When it comes to the collection, use and sharing of data by government agencies, the landscape is rapidly changing.[3] Personal information is often collected compulsorily by government in exchange for access to payments and services. However, technological developments and improvements in data analytic capabilities mean that data can now be used in ways that were not envisaged just 10 years ago. This is particularly relevant in the digital health context where the linkage, aggregation and sharing of health data can lead to significant new insights, more efficiently (and potentially more accurately) than ever before. In this respect, where data is entrusted to government agencies, and derived from personal information collected on a mandatory basis, it should be respected, protected and handled in a way that is commensurate with broader community expectations.

Additionally, for many people, health data is very personal and many people are reluctant to share it – even in a de-identified form. Public support for digital health initiatives will therefore depend on assurances that privacy will be respected and the level of control individuals are able to exert over any uses of their data.

It is the experience of my Office, and research has shown, that individuals are more likely to allow their data to be shared if they have the ability to choose the conditions under which it is shared.[4] Government and business are increasingly recognising that providing individuals with control over how their data is used is a prerequisite for effective data sharing. For example, one of the draft findings in the Productivity Commission’s recent draft report, Data Availability and Use, is that ‘individuals expect to remain in control of who data on them is shared with.’[5] It is encouraging to see that the ADHA’s discussion paper also notes that the Strategy will focus, among other things, on empowering people ’to have greater control and better access to information.’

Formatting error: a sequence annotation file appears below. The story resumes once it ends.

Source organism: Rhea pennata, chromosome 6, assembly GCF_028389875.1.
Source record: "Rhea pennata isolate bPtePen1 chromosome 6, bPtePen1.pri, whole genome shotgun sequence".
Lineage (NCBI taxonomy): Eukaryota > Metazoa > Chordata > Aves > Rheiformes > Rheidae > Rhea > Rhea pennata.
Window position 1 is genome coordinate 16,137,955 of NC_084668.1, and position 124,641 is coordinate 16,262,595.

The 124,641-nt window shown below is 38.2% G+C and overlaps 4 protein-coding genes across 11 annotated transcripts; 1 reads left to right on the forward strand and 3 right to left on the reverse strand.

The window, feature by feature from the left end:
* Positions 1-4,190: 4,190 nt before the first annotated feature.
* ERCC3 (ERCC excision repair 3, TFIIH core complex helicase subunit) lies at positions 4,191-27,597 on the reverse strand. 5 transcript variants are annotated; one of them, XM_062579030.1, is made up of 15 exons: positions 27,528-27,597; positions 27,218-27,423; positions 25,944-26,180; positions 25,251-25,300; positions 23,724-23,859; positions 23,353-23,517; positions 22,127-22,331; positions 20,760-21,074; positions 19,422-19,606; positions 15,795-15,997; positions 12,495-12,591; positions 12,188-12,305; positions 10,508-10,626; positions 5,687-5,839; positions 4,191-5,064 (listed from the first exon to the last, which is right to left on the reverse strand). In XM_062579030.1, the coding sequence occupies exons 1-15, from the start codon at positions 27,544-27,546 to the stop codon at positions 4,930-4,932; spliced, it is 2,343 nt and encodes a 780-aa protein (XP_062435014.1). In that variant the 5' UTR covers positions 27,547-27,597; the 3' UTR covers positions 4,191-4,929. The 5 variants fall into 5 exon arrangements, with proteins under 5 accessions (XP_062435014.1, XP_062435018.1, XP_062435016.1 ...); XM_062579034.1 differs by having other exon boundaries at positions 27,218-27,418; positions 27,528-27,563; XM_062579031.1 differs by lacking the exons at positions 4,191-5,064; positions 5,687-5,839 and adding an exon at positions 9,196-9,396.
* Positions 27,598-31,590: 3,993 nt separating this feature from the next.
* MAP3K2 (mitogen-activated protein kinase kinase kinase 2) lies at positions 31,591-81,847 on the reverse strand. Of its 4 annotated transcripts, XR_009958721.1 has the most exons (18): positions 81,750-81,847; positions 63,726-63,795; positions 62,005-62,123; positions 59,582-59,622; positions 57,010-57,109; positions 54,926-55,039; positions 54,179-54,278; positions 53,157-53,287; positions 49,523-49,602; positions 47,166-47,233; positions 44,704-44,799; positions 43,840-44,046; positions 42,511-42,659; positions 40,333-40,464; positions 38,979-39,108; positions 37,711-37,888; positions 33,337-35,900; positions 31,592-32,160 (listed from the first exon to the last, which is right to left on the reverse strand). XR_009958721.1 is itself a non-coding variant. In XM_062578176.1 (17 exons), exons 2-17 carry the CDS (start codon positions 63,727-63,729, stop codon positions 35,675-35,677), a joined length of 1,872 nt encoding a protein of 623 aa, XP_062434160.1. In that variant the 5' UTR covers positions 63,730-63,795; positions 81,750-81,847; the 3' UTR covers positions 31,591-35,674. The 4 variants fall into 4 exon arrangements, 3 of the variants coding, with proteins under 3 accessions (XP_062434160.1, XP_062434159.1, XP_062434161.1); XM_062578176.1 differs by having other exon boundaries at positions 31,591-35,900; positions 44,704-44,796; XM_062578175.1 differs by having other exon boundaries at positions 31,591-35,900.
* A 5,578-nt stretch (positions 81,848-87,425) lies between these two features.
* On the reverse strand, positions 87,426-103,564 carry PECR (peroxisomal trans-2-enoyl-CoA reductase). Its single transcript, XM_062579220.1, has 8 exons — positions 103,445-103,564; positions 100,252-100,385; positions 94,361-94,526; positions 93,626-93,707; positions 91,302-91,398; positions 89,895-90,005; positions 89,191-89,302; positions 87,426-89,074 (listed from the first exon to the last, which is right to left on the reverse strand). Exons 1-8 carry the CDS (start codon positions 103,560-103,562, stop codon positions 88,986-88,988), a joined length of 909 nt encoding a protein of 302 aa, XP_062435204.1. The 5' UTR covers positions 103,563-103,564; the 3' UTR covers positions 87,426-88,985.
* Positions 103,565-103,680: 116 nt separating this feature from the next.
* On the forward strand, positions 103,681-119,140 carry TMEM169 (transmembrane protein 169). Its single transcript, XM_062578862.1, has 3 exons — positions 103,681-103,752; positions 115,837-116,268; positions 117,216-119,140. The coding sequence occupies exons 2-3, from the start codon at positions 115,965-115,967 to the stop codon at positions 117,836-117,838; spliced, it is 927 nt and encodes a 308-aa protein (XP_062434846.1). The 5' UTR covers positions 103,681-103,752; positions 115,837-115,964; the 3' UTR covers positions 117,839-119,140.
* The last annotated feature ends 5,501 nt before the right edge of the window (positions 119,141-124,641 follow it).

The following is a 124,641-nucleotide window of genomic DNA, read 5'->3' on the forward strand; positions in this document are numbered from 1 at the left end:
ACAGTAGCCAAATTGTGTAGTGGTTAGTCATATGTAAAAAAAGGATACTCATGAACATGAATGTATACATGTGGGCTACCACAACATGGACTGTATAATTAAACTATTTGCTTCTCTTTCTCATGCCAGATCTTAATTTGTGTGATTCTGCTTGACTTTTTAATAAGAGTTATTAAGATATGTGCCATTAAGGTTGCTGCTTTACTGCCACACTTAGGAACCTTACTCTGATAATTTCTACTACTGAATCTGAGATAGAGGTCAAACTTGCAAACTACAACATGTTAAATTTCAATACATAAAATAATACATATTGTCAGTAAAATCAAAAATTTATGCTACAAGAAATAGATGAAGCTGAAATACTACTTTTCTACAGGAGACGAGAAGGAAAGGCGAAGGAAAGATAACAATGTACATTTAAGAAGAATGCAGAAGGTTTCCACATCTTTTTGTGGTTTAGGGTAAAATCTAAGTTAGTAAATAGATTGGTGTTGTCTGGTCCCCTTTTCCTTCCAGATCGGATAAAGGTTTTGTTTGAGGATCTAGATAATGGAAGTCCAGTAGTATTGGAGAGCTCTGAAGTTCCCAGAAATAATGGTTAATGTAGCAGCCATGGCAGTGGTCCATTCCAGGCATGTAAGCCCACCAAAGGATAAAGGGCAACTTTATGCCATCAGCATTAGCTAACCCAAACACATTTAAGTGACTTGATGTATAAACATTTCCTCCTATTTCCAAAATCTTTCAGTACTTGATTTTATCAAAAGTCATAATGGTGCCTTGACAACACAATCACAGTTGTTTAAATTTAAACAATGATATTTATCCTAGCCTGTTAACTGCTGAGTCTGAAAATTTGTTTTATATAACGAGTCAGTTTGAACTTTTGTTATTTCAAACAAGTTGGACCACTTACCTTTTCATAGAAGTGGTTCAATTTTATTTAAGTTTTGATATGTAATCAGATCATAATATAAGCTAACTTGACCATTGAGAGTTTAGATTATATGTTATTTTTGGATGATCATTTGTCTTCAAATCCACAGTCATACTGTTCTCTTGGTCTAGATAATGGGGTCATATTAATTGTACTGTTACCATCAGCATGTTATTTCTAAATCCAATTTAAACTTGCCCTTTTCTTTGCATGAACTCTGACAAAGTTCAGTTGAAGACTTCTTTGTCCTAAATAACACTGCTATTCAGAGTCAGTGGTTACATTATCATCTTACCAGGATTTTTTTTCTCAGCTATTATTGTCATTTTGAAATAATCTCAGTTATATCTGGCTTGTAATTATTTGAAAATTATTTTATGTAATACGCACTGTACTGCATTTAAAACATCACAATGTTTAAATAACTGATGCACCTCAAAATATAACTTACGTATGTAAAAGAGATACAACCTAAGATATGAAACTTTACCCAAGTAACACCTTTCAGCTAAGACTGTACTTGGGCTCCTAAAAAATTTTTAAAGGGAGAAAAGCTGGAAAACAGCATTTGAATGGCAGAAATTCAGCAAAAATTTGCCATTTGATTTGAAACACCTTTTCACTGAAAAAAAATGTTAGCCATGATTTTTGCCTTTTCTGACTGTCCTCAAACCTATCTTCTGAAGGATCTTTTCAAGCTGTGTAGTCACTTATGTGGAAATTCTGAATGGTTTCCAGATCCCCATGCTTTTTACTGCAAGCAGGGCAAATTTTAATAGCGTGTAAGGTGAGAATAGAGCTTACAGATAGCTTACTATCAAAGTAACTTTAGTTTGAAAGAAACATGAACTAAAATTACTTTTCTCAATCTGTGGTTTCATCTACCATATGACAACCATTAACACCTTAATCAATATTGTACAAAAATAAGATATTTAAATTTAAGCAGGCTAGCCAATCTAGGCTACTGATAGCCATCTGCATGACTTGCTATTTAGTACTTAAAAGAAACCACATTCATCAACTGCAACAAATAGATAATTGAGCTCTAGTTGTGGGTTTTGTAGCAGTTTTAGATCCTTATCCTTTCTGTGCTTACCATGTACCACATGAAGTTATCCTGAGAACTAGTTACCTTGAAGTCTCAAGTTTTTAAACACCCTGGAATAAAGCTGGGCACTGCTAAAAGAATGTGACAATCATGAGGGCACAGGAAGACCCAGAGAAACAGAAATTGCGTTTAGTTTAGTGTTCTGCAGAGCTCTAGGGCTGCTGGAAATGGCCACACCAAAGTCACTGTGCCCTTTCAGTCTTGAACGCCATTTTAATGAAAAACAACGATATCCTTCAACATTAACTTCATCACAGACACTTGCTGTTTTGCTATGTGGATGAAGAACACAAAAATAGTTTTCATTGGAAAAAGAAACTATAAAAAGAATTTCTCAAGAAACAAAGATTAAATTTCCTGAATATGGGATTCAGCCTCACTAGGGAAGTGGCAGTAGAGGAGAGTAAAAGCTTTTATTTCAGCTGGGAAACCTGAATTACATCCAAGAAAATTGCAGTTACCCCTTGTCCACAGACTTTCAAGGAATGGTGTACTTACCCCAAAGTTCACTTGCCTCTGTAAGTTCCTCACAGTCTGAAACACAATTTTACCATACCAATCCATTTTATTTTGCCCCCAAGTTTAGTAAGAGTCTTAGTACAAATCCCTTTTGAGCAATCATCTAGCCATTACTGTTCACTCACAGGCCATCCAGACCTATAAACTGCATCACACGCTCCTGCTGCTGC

It is also important to recognise that people’s concerns about their personal information are often granular. For example, individuals may be apprehensive about specific pieces of health information being collected or shared rather than have a blanket concern about all of their health information.[6] An effective and meaningful consultation process will be an open conversation that allows the ADHA to gauge these concerns and respond to them accordingly. I encourage the ADHA to continue proactively consulting with the public and the health and technology sector on specific proposals, including after the Strategy has been finalised.

Establishing a social licence for digital health initiatives

The importance of social licence has become clear in recent years. As the New Zealand Data Futures Partnership noted, ‘[w]hen people trust that their data will be used as they have agreed, and accept that enough value will be created, they are more likely to be comfortable with its use. This acceptance is referred to as a social licence’.[7] Essentially, this term encapsulates how transparency and a sense of trust can help entities to use and share personal information in ways that fulfil their own objectives, as well as those of affected individuals.